Assume the projected primary trade deficit is 3 per cent of the GDP and the government proposes to borrow another 2 per cent of the GDP abroad for meeting the shortfall in domestic savings in a given year. Thus, the total dollar inflows in the year would be about 5 per cent of the GDP. The RBI should then aim to auction about 5/52 per cent of the GDP of the projected inflow of dollars through a weekly auction in which authorised dealers/banks and large importers like oil marketing companies (OMCs) could participate. So, all importers, together with those who need to remit dollars out, including that on capital account by way of repayments etc, would have to buy their dollars in the regular foreign exchange market. The shortfall in supply, if any, would be met through weekly auctions. The RBI would have the option to set an undisclosed reserve price in such auctions. If the reserve price is not met, the auction would be cancelled. Participants, on the other hand, would not only have to bid for a certain quantity at a certain bid price, but also take full delivery of dollars at the bid price.
Over time, the daily spot price of the dollar would converge towards a price that takes the higher auction prices into account, and, barring surprises, the difference between spot and auction prices would be minimal. However, there would be a quantum change in the overall price behaviour of the dollar in the market.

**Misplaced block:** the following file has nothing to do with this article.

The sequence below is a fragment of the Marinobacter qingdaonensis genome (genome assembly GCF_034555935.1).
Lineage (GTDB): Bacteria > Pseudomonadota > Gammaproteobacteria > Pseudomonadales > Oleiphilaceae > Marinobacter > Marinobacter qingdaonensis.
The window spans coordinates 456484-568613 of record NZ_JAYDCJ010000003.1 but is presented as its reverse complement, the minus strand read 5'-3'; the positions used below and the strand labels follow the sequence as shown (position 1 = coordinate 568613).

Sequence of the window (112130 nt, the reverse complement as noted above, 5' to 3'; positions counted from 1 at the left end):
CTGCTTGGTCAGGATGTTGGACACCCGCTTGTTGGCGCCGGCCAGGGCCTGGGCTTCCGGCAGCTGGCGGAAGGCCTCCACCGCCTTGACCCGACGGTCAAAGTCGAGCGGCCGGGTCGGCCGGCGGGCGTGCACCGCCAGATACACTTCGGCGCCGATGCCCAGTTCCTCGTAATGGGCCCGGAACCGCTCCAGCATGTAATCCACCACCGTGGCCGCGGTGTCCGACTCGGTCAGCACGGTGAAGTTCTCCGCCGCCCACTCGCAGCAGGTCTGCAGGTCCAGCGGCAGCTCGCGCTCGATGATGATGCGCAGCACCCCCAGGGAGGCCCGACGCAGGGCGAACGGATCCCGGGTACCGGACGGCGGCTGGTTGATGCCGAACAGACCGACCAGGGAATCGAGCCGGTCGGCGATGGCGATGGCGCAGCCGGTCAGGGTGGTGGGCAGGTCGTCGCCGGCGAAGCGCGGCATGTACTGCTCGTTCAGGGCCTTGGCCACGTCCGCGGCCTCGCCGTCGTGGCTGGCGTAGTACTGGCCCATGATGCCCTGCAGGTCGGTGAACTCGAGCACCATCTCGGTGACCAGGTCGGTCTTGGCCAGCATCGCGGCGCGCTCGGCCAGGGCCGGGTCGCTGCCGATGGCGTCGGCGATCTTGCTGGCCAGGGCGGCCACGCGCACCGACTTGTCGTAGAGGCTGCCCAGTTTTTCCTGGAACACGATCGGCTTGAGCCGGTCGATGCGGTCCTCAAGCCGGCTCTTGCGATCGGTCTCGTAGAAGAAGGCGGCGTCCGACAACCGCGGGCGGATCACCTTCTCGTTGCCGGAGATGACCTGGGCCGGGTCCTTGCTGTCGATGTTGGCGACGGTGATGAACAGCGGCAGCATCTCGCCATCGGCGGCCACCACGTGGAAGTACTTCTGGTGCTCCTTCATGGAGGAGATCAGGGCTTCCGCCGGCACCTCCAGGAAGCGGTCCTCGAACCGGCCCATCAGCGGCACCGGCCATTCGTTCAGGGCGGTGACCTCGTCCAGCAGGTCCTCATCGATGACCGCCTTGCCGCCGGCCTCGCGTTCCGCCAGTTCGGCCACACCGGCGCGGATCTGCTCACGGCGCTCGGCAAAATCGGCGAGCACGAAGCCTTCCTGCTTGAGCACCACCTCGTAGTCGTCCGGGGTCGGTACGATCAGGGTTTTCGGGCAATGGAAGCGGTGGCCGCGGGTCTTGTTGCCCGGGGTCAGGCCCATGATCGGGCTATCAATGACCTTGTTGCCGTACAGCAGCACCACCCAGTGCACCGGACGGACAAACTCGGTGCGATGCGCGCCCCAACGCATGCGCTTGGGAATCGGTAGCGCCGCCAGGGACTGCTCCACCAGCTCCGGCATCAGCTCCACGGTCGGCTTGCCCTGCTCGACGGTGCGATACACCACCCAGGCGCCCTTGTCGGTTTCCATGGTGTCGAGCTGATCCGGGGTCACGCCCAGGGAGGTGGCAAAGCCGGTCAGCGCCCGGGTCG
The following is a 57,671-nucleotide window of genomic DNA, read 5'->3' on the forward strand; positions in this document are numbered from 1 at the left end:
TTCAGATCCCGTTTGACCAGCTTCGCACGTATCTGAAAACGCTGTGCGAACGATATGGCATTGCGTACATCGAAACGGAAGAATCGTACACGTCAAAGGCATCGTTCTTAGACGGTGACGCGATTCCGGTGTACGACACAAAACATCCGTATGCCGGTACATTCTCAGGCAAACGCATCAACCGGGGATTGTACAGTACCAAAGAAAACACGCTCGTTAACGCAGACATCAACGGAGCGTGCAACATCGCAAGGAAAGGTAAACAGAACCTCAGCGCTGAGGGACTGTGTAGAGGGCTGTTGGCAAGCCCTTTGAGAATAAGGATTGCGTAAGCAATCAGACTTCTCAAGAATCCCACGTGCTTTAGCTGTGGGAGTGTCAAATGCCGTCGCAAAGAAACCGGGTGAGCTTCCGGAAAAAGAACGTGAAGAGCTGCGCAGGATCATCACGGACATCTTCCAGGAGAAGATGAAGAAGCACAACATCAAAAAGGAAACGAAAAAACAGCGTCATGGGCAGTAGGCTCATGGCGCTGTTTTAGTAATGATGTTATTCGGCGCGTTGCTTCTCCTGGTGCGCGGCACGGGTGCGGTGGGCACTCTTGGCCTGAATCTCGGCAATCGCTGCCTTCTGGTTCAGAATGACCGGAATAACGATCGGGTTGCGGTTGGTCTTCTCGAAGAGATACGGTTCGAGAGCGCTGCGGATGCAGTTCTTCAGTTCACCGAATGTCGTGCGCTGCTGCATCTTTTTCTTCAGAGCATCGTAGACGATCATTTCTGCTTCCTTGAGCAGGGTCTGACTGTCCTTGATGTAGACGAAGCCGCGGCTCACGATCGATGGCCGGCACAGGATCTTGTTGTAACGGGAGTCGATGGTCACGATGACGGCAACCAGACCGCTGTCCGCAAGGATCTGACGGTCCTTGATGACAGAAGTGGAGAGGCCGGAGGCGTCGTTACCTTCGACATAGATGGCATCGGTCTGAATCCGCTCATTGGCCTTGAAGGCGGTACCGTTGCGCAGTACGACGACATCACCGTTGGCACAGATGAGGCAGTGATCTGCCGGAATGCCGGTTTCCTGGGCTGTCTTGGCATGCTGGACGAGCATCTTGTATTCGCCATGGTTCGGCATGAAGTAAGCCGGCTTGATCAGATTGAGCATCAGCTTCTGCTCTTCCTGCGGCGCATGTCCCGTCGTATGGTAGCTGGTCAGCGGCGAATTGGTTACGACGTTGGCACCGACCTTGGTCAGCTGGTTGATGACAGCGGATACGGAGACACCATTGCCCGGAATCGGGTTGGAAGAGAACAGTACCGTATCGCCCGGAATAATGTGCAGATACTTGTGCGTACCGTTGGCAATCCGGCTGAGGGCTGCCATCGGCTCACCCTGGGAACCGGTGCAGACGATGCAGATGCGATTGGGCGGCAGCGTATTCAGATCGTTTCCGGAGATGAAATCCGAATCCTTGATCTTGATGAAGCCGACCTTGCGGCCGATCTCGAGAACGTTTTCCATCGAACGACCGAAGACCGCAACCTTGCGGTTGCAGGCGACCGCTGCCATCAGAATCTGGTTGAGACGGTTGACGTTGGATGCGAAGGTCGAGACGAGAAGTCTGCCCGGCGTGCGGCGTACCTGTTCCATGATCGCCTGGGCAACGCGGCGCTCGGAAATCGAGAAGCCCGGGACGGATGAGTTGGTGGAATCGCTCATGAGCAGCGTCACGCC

Anomalous price behaviour of dollar in spot markets
The current market for dollars is characterised by sharp spikes in the value of the dollar in times of crises or when the RBI itself resets the value of the dollar following an explicit or implicit devaluation. Thereafter, the spike is mitigated by a downward sloping price graph, though not fully, to yield the familiar Real Effective Exchange Rate (REER) determined 2 to 3 per cent depreciation per annum on a net basis. This falling price of the dollar after a spike favours the importers, and works to the detriment of the exporters. The downward trend can last a year or more, throwing planning for exports out of kilter. What the weekly auctions will do instead, is to administer this multi-year spike in the price of the dollar, in small doses on a weekly basis, eliminating disruptive haircut adjustments. Moreover, the price of the dollar on a day-to-day basis would gently slope upwards most of the time, with corrections in the price on the downside being sudden and short-lived. In other words, the price trend would then favour exporters most of the time, which is what policy should aim for.